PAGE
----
Consultant: Some Credit Repair Shops Can Damage Loan Prospects

Lenders often try to help borrowers clean up their credit issues to boost their all-important credit scores.

But they could be doing their clients a grave disservice if they send them to so-called credit repair specialists.

Such agencies can sometimes get derogatory information removed from someone's credit record. But the black marks almost invariably return to the file within 30 days or so, and that can trip up a borrower who is about to close on a mortgage.

Credit repair firms are successful in getting late payments, bankruptcies and other disputed items removed from files because they flood credit bureaus with dispute letters on behalf of borrowers. Under the law, the credit bureau must respond to inquiries within 30 days or remove the disputed items from their records.

But these companies, which have been labeled as scam artists by the Federal Trade Commission and others, don't deal with creditors at all. So when it is time for the credit repair company to report late payers to the credit bureaus, the disputed item once again becomes part of the borrower's file.

"Credit repair companies charge people a ton of money. But if they don't take the consumer's beef to his creditor, it's a waste because the item pops back up on the credit report, usually just about the time when the borrower is ready to close," says Eileen O'Neill of Gold Key Credit Consulting, Milford, Conn.

Speaking at the New England Mortgage Bankers Conference here late last month, Ms. O'Neill said consumers are far better off working with firms like hers because they deal with both the credit bureau and the creditor.

Gold Key, a 10-year-old firm with offices in New York and New Jersey as well as Connecticut, works with mortgage brokers and bankers to help borrowers improve their credit scores, which are now the holy grail of underwriting. If someone's score is high enough, it hardly matters any more what the credit report contains.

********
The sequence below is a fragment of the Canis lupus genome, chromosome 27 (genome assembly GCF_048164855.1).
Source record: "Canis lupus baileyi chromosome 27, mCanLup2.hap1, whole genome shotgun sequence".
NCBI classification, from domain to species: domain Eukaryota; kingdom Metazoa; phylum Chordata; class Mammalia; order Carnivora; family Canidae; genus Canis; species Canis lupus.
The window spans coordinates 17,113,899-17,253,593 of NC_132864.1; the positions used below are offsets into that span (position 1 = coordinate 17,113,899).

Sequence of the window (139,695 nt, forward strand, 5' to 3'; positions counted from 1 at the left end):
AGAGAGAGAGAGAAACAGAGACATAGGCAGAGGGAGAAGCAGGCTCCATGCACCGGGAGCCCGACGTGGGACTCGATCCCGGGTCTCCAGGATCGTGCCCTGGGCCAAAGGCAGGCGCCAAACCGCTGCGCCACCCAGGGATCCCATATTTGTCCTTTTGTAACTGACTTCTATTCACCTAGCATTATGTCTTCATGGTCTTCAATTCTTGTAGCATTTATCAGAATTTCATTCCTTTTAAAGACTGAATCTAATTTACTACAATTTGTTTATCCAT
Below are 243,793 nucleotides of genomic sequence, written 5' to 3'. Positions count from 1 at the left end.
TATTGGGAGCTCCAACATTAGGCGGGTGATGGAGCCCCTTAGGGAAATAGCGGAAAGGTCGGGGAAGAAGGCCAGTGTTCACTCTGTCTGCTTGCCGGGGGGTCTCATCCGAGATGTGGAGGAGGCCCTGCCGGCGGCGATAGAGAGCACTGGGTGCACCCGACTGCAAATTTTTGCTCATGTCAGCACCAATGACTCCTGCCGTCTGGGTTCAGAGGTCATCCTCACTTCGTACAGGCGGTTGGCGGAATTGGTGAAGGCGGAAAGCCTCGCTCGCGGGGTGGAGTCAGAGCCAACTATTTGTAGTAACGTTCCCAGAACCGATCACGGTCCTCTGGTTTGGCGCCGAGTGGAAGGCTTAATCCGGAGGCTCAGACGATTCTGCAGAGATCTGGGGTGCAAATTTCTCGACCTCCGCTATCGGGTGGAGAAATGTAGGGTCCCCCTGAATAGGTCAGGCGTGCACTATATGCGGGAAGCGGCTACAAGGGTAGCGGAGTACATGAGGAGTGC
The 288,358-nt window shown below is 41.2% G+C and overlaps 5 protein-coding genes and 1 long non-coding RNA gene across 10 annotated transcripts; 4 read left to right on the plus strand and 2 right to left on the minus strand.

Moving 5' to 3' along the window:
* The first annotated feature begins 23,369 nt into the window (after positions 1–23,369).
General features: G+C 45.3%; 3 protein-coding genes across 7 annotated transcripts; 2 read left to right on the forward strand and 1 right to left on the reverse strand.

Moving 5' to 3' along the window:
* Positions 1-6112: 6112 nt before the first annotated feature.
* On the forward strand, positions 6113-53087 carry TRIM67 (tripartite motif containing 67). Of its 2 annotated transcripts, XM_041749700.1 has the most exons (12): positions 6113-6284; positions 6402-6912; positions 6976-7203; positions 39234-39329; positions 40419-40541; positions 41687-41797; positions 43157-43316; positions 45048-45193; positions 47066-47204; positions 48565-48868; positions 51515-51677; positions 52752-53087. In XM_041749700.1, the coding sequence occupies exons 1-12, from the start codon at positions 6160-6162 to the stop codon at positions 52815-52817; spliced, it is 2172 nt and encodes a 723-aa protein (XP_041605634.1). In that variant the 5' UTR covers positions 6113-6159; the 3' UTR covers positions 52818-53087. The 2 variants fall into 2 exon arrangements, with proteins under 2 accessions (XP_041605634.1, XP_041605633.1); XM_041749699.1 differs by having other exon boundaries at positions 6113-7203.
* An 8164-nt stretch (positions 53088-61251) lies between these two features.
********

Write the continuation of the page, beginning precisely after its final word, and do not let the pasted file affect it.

However, when a borrower needs a higher number, Gold Key will review his credit report at no charge and make recommendations.

Sometimes, though, even a legitimate company like Gold Key can't help. "If you are a constant and compulsive offender," Ms. O'Neill told the meeting, "there's nothing we can do for you."

But if possible, the company will work with creditors and collection agencies to help borrowers get their credit ratings restored and their credit scores increased. "Gold Key gets you healthy and keeps you that way," the company sales consultant said.

The company's services aren't cheap. Though the initial review is free, there's a $250 processing fee if the borrower decides to move ahead plus a per-item charge that averages around $100.

The typical Gold Key client ends up paying about $1,000, Ms. O'Neill said. But for that, the company is often able to get credit scores up by more than 100 points.

The company works closely with more than 400 creditors who are often willing to waive late fees or sometimes even part of what is owed them because they know that when Gold Key is involved, they are more likely to be paid. And the company keeps constant tabs on its clients' credit reports to make sure derogatories are deleted and stay that way.

Toward that end, Ms. O'Neill advised the conference to make sure creditors report that tardy accounts have been paid and should be removed.

"Updated as paid is not enough," she said. "When an item is paid but not removed, the software looks at it like an admission of guilt, and your overall score will go down for about four months."

If for some reason a paid account is not going to be removed from the borrower's record, Ms. O'Neill suggested that brokers tell their clients to pay the creditor directly rather than the collection agency and obtain a letter from the creditor that says the account has been paid in full.

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